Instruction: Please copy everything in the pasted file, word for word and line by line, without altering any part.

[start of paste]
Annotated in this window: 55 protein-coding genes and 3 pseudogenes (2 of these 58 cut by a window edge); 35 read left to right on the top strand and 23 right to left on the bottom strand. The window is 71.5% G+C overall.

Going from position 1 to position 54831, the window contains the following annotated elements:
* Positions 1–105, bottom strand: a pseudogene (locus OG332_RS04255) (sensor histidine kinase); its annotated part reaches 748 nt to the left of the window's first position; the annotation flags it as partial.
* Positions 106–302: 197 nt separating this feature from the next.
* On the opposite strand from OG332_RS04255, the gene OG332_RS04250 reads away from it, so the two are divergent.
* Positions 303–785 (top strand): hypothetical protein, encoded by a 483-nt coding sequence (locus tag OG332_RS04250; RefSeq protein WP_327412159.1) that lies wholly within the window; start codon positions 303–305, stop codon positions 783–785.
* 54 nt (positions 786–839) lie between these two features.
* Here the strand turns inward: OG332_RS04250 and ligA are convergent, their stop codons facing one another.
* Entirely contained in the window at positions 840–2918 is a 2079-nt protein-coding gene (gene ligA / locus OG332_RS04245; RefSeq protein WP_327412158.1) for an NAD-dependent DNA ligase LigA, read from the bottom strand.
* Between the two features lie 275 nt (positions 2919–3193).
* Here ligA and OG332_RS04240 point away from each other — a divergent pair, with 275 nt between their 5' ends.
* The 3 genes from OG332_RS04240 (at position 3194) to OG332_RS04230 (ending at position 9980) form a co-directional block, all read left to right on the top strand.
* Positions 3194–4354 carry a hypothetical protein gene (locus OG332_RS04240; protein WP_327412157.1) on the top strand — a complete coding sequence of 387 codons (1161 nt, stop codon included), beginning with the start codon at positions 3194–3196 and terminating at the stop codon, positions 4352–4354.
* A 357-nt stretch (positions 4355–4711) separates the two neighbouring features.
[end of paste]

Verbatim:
Annotated in this window: 55 protein-coding genes and 3 pseudogenes (2 of these 58 cut by a window edge); 35 read left to right on the top strand and 23 right to left on the bottom strand. The window is 71.5% G+C overall.

Going from position 1 to position 54831, the window contains the following annotated elements:
* Positions 1–105, bottom strand: a pseudogene (locus OG332_RS04255) (sensor histidine kinase); its annotated part reaches 748 nt to the left of the window's first position; the annotation flags it as partial.
* Positions 106–302: 197 nt separating this feature from the next.
* On the opposite strand from OG332_RS04255, the gene OG332_RS04250 reads away from it, so the two are divergent.
* Positions 303–785 (top strand): hypothetical protein, encoded by a 483-nt coding sequence (locus tag OG332_RS04250; RefSeq protein WP_327412159.1) that lies wholly within the window; start codon positions 303–305, stop codon positions 783–785.
* 54 nt (positions 786–839) lie between these two features.
* Here the strand turns inward: OG332_RS04250 and ligA are convergent, their stop codons facing one another.
* Entirely contained in the window at positions 840–2918 is a 2079-nt protein-coding gene (gene ligA / locus OG332_RS04245; RefSeq protein WP_327412158.1) for an NAD-dependent DNA ligase LigA, read from the bottom strand.
* Between the two features lie 275 nt (positions 2919–3193).
* Here ligA and OG332_RS04240 point away from each other — a divergent pair, with 275 nt between their 5' ends.
* The 3 genes from OG332_RS04240 (at position 3194) to OG332_RS04230 (ending at position 9980) form a co-directional block, all read left to right on the top strand.
* Positions 3194–4354 carry a hypothetical protein gene (locus OG332_RS04240; protein WP_327412157.1) on the top strand — a complete coding sequence of 387 codons (1161 nt, stop codon included), beginning with the start codon at positions 3194–3196 and terminating at the stop codon, positions 4352–4354.
* A 357-nt stretch (positions 4355–4711) separates the two neighbouring features.